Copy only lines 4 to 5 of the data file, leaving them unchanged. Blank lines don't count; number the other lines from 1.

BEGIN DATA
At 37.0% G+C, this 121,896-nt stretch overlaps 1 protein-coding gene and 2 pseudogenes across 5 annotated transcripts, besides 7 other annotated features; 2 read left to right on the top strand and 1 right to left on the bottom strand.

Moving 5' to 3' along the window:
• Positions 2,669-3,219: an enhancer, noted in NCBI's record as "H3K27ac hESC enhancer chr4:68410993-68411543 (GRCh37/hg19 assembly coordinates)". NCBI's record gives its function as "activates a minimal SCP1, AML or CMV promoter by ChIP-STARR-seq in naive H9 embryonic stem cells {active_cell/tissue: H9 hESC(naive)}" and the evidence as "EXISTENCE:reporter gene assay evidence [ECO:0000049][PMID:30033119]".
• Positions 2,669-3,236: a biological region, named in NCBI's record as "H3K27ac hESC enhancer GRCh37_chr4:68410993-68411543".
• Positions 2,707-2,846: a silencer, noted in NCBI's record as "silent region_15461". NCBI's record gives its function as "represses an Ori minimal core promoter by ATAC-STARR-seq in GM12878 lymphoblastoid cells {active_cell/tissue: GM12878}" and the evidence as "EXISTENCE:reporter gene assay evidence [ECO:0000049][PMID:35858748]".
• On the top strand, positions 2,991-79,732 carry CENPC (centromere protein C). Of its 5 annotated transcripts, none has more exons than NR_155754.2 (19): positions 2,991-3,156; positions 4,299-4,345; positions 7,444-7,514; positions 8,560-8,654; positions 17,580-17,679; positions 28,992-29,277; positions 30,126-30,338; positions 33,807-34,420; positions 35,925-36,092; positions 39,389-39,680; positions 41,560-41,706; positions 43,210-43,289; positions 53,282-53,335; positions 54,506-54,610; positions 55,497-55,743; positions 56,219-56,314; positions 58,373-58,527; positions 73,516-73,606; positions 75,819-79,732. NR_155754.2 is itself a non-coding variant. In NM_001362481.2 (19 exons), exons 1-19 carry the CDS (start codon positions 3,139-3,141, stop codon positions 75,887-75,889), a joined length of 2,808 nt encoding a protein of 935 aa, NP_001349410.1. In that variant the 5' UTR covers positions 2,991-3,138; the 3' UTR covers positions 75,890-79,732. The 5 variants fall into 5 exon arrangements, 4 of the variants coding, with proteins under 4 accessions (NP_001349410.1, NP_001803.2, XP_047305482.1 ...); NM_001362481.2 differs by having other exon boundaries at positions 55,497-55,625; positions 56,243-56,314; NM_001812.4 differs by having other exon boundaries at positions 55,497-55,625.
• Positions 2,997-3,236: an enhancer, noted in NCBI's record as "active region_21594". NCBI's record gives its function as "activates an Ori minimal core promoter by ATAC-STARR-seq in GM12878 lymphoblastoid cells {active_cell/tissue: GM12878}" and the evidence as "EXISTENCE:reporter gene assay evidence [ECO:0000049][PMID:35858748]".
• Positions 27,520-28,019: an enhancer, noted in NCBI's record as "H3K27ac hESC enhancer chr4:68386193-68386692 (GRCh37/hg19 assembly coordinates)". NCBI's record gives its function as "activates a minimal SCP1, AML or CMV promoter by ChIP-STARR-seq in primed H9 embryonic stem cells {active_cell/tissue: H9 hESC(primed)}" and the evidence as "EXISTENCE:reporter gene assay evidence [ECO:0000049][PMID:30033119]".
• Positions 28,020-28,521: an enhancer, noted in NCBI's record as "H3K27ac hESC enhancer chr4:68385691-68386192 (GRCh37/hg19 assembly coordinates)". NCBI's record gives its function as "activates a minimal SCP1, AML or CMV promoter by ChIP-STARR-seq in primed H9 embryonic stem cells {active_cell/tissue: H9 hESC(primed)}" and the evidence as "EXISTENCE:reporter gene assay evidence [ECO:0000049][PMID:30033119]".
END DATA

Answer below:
• Positions 2,669-3,236: a biological region, named in NCBI's record as "H3K27ac hESC enhancer GRCh37_chr4:68410993-68411543".
• Positions 2,707-2,846: a silencer, noted in NCBI's record as "silent region_15461". NCBI's record gives its function as "represses an Ori minimal core promoter by ATAC-STARR-seq in GM12878 lymphoblastoid cells {active_cell/tissue: GM12878}" and the evidence as "EXISTENCE:reporter gene assay evidence [ECO:0000049][PMID:35858748]".